First, cell death was estimated by direct counting after propidium iodide (PI) exclusion or by measuring the level of lactate dehydrogenase (LDH) released into the medium from irreversibly damaged cells 12?24 h after TPEN exposure unless otherwise specified (Ra et al., 2009). For PI staining, 2.5 μg/ml PI dye (Sigma, USA) was added directly to the bathing media 24 h after TPEN treatment, and cultures were washed with fresh EMEM to remove excessive PI dye 5 min later. Because only cells with plasma membrane damage uptake PI dye, the number of PI-stained neurons was considered a measure of drug-induced neuronal damage. For LDH assay, samples of bathing media (50 μl) obtained from neuronal cultures 24 h after TPEN treatment were added to 150 μl LDH release assay buffer [3.8 mM sodium pyruvate, 0.3 mg/ml reduced NADH in 0.1 M KPO4 buffer (pH 7.5)]. The absorbance of the reaction mixture at 340 nm, an index of NADH concentration, was recorded automatically at 2-s intervals for 5 min using a spectrophotometer (Molecular Devices, USA). LDH concentration was automatically calculated from the slope of the absorbance curve. Each PI-positive cell count or LDH value was scaled to the maximal value (= 100) after 24-h exposure to 100 μM N-methyl-d-aspartic acid (NMDA) in control cultures. To evaluate apoptotic cell death, cultured neurons were stained with 2 μg/ml Hoechst 33342 (Invitrogen, USA) prior to fluorescence microscopy (EVOS fl, AMG, USA), and cells exhibiting condensed chromatin nuclei were considered apoptotic. All experiments were repeated at least three times using cultures from different platings.

Reverse transcription polymerase chain reaction (RT-PCR)

Total RNA was isolated using the High Pure RNA Isolation Kit (Roche, Switzerland) and reverse transcribed to cDNA using the oligo(dT)14 primer (Promega, USA). PCR was performed with primer sets specific for Puma, Noxa, Bax, or D-glyceraldehyde-3-phosphate dehydrogenase (Gapdh). PCR was carried out for 30 cycles (94°C for 1 min, 60°C for 1 min, and 72°C for 1 min). Primer sequences were designed using published cDNA sequences: Puma (5′-CCATTTCTGGGGCTCCAGGA-3′, 5′-TCCTCAGCCCTCCCTGTCAC-3′), Noxa (5′-GAACGCGCCAGTGAACCCAA-3′, 5′-CTTTGTCTCCAATCCTCCGG-3′), Bax (5′-TGAGCGAGTGTCTCCGGCGA-3′, 5′-CACGCGGCCCCAGTTGAAGT-3′), and Gapdh (5′-CTACATGGTCTACATGTTCCAGTATG-3′, 5′-AGTTGTC ATGGATGACCTTGG-3′).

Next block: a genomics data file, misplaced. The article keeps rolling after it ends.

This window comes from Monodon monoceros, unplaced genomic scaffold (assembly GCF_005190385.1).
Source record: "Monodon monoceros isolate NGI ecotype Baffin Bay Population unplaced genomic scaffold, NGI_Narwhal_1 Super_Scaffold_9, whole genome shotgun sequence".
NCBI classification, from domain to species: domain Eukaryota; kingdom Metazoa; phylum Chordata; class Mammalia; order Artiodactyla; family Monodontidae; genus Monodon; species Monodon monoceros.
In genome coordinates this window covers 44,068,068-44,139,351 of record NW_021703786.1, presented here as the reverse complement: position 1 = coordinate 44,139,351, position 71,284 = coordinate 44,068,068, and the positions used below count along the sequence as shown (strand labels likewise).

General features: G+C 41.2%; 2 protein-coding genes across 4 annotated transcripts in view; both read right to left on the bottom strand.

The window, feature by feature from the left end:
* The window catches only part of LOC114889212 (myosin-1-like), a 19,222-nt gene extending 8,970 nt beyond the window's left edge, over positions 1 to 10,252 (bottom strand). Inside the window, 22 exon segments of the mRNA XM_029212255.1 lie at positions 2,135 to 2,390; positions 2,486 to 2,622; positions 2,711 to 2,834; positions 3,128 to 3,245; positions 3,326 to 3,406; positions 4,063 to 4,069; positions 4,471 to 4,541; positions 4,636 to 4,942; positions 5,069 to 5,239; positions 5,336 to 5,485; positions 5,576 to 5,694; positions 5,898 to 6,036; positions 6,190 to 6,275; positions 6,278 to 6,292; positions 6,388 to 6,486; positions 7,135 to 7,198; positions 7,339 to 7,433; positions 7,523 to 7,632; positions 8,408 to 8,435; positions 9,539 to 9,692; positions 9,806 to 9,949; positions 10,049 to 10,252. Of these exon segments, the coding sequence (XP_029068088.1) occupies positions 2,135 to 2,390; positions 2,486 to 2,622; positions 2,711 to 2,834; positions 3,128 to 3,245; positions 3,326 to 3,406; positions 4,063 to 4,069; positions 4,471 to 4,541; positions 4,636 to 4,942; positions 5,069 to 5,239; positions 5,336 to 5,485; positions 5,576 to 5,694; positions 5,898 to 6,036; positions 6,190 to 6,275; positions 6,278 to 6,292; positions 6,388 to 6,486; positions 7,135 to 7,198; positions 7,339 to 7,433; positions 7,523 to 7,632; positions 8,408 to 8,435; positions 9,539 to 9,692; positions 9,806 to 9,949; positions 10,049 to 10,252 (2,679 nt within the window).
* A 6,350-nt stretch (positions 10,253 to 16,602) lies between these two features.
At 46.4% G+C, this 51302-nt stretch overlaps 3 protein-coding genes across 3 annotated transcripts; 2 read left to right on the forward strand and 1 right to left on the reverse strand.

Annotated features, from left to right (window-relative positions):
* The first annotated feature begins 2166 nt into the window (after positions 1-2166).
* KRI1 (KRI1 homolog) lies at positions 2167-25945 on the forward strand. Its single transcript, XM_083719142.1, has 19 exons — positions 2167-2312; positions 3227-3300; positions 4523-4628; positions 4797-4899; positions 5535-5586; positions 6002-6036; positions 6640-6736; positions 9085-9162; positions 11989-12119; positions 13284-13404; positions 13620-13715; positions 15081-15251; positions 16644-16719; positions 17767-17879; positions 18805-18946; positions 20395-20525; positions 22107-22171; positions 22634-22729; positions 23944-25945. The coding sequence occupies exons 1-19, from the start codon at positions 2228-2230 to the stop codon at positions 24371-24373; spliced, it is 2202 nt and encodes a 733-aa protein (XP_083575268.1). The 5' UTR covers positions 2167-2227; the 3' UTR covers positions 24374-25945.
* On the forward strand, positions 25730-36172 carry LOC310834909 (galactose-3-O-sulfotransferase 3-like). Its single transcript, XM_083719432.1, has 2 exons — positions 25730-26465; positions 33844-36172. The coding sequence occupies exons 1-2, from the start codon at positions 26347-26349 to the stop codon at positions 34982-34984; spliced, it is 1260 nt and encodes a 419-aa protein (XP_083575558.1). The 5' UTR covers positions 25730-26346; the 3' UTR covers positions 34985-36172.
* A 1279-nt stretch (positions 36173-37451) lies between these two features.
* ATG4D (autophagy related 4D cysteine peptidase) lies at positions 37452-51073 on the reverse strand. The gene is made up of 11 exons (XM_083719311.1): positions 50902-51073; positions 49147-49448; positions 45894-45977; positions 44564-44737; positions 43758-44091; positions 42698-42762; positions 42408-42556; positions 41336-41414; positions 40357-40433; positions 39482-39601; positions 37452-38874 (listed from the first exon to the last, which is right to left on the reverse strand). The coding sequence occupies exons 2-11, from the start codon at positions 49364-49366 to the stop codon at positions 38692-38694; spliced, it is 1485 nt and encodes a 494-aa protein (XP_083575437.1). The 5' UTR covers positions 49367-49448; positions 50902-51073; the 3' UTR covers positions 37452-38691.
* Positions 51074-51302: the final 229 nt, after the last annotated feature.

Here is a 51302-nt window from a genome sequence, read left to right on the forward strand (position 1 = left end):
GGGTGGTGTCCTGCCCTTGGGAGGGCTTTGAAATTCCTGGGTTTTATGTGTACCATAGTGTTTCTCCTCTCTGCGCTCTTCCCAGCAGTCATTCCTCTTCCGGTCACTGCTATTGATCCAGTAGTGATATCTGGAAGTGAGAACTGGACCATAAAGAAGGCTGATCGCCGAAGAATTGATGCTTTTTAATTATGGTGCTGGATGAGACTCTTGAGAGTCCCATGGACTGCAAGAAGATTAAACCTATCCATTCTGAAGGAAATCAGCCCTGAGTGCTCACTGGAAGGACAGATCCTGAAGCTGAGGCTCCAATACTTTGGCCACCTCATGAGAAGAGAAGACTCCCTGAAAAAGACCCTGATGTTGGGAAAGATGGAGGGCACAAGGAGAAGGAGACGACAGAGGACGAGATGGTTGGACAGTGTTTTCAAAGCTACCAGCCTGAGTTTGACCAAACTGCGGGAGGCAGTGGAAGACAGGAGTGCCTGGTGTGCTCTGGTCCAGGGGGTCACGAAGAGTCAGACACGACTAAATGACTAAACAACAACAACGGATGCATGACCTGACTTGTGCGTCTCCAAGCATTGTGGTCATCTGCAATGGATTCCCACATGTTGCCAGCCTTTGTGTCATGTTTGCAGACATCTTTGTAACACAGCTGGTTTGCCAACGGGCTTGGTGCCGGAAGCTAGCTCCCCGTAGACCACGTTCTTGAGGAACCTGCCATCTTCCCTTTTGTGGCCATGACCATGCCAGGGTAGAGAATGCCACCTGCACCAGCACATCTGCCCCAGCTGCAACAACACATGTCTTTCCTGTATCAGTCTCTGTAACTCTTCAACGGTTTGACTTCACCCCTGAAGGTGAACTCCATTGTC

Western blots

Cell lysates were prepared in lysis buffer (50 mM HEPES, 150 mM NaCl, 1.5 mM MgCl2, 5 mM EDTA, 2 mM EGTA, 1% Triton X-100, 0.5% SDS, pH 7.4). Thirty micrograms of total protein was separated by SDS-PAGE (10%) under reducing conditions and immunoblotted with antibodies against P-p53 (Ser15), PUMA, Bax, procaspase-3, cleaved caspase-3 (Cell Signaling Technology Inc., USA), poly (ADP-ribose) polymer (PAR), p53, or NOXA (Millipore, USA). Actin (Sigma) was used as a loading control. For immunoprecipitation, cell lysates were prepared using RIPA lysis buffer (50 mM Tris HCl, 150 mM NaCl, 1% NP-40, 0.5% sodium deoxycholate, 0.1% SDS) and immuneprecipitated with p53 antibody (#OP33, Merck, Germany). Immunoprecipitated proteins were analyzed by SDS-PAGE (10%) and immunoblotted with poly(ADP-ribose) (PAR) antibody (Merck, Germany).

Immunocytochemistry and confocal microscopy

Neuronal cultures were fixed in 4% paraformaldehyde at 4°C for 30 min and permeabilized with 0.2% Triton X-100. After blocking with normal serum in phosphate-buffered saline, cultures were incubated with cytochrome C antibody (#556432, BD Bioscience, USA) at 4°C overnight. Cultures were washed and incubated with a FITC-conjugated secondary antibody (#715-095-150, Jackson ImmunoResearch Lab Inc, USA) for 2 h. Microscopic images were observed using a laser scanning microscope (TCS SP5, Leica, Germany).

Caspase-3 enzymatic activity assay

To detect enzymatic activity of caspase-3, the specific substrate for caspase-3, cleavage of ac-DEVD-amc (Millipore, USA), was measured using a fluorometer (Molecular Devices, USA). Protein lysates (750 μg total proteins) were incubated with 100 μM fluorogenic tetrapeptide substrate (ac-DEVD-amc). Each fluorescence value is presented as the fold difference from the mean value of sham controls.

Statistical analysis

All statistical comparisons were performed using analysis of variance (ANOVA) followed by Bonferroni correction for multiple comparisons. A P-value of less than 0.05 was considered statistically significant.

RESULTS

PARP-1 plays a critical role in TPEN-induced neuronal apoptosis